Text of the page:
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  • How NOT To Be That Couple Who Can Barely Talk To Each Other After Kids Are Born

    Work on your connection with the help of these conversation topics.
    by Dahl D. Bennett .
How NOT To Be That Couple Who Can Barely Talk To Each Other After Kids Are Born
PHOTO BY iStock
  • How many times have we heard the line that one of the secrets to a lasting marriage is communication? No couple probably disagrees with this but it is essential to know what needs to be communicated again and again to strengthen a relationship further.

    “Some conversations matter more than others in relationships,” say Drs. John and Julie Gottman, researchers, psychologists, authors, and founders of the relationship site The Gottman Institute.

    In their book titled Eight Dates: Essential Conversations for a Lifetime of Love, co-authored with Doug Abrams and Rachel Carlton Abrams, M.D., the Gottmans present an “extensively tested” program of eight fun, conversation-based dates. These are aimed at achieving “a lifetime of understanding and commitment,” whether you’re a new couple navigating your way around a budding relationship or have been together for decades.

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    The book offers the kind of conversations that couples need to have to reinvigorate the connection and passion that first brought them together but may have become routine, they say.

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    “A happy relationship isn’t the result of having lots of things in common — as we often think. It comes from knowing how to address your core differences in a way that supports each other’s needs and dreams,” the Gottmans point out.

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    Here, they name eight conversation that can lead to a lifetime of love.

    1. Trust and commitment

    One word comes with the other, and the authors describe trust as “cherishing each other and showing your partner that you can be counted on” while commitment is “accepting your partner exactly as he or she is, despite their flaws.”

    2. Conflict

    It is just as important to talk about your differences as much as the things you agree on. There is not one relationship that hasn’t met any conflict, and it’s how a couple deals with it that makes a world of difference in their relationship.

    “Relationship conflict serves a purpose,” say the Gottmans. “It’s an opportunity to get to know your partner better and to develop deeper intimacy as you talk about and work through your differences.”

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    3. Sex and intimacy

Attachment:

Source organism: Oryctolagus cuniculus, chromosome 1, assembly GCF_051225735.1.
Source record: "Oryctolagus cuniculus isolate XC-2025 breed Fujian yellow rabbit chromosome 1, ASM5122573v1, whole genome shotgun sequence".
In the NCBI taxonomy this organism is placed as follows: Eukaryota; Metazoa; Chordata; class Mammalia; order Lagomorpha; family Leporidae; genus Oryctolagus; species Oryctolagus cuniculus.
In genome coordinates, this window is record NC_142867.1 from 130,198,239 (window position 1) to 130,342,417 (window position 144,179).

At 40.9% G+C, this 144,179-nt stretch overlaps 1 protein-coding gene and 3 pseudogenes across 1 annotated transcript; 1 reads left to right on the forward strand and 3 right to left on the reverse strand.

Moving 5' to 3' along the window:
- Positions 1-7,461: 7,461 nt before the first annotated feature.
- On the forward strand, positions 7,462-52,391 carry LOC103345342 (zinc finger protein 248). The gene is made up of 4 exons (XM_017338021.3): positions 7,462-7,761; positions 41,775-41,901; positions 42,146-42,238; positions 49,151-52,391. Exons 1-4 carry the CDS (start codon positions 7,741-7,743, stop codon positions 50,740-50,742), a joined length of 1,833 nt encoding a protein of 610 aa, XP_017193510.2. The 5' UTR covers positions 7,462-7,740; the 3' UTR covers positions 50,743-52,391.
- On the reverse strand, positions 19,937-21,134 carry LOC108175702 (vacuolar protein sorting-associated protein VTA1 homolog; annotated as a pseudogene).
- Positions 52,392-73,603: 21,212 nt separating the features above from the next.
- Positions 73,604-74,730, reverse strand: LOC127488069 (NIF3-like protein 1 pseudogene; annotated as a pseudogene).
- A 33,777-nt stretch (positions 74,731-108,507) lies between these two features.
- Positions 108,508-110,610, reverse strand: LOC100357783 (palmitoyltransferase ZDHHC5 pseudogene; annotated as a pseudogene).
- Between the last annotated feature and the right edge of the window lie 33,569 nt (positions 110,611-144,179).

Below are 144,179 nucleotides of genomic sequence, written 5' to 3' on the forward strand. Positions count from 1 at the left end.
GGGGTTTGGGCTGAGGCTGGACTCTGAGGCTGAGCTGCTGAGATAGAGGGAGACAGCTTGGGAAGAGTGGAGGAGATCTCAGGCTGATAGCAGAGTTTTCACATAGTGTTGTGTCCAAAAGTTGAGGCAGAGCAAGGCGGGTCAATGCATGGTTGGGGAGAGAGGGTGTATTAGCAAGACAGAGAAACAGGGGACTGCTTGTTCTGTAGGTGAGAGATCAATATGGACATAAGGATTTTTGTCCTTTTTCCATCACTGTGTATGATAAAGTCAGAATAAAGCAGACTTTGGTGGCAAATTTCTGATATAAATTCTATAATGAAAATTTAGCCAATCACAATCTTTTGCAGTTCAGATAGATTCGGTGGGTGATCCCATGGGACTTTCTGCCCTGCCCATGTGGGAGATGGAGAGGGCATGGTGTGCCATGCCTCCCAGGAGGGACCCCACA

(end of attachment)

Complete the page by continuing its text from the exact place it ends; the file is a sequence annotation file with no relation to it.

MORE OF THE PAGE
Would you rather do it or talk about it? The Gottmans say couples who talk about sex have more sex, but talking about sex is difficult for most couples. “It gets easier and more comfortable the more you do it,” they suggest.

    Romance and intimacy keep a relationship happy and passionate. In another article published on the same site, John Gottman suggests practicing the “six-second kiss” daily. It is a kiss with potential, he explains. “You don’t necessarily have to attach it to sex. In fact, don’t. Let the kiss speak for itself.”

    4. Work and money

    According to the Gottmans, couples who have money issues are not really arguing about money. “[Money issues] are about what money means to each partner in a relationship.”

    A conversation about both work and money may lead to finding out what money means to both of you. It will go a long way in resolving the conflicts you may have around the subject, say the Gottmans.

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    5. Family

    According to the Gottmans, approximately two-thirds of couples have a sharp drop in relationship satisfaction shortly after a child is born, and this drop gets deeper with each subsequent child.” Could this be true in your relationship?

    The Gottmans advise, “To avoid this drop in relationship happiness, conflict needs to be low, and you need to maintain your sexual relationship.”

    6. Fun and adventure

    Play and adventure help make a relationship successful and joyful, say the Gottmans. But what if a husband’s idea of adventure is playing Mobile Legends while the wife wants to go to the spa? Differences in your ideas of fun are fine, they say, as long as “you respect each other’s sense of adventure and what it means to that partner.”

    7. Growth and spirituality

    Seeing how one person encourages another’s growth is one of the most selfless acts in a relationship. “The key is how each person in the relationship accommodates the growth of the other partner,” the Gottmans point out. “Relationships can be more than just two individuals coming together — they can be stories of transformation and great contribution and meaning to the world,” they add.

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    8. Dreams

    Another selfless act is honoring each other’s dreams. The Gottmans reveal it “is the secret ingredient to creating love for a lifetime.” By acknowledging and honoring your partner’s dreams, hopes, and desires, trust is built and “everything else in the relationship gets easier,” they conclude.

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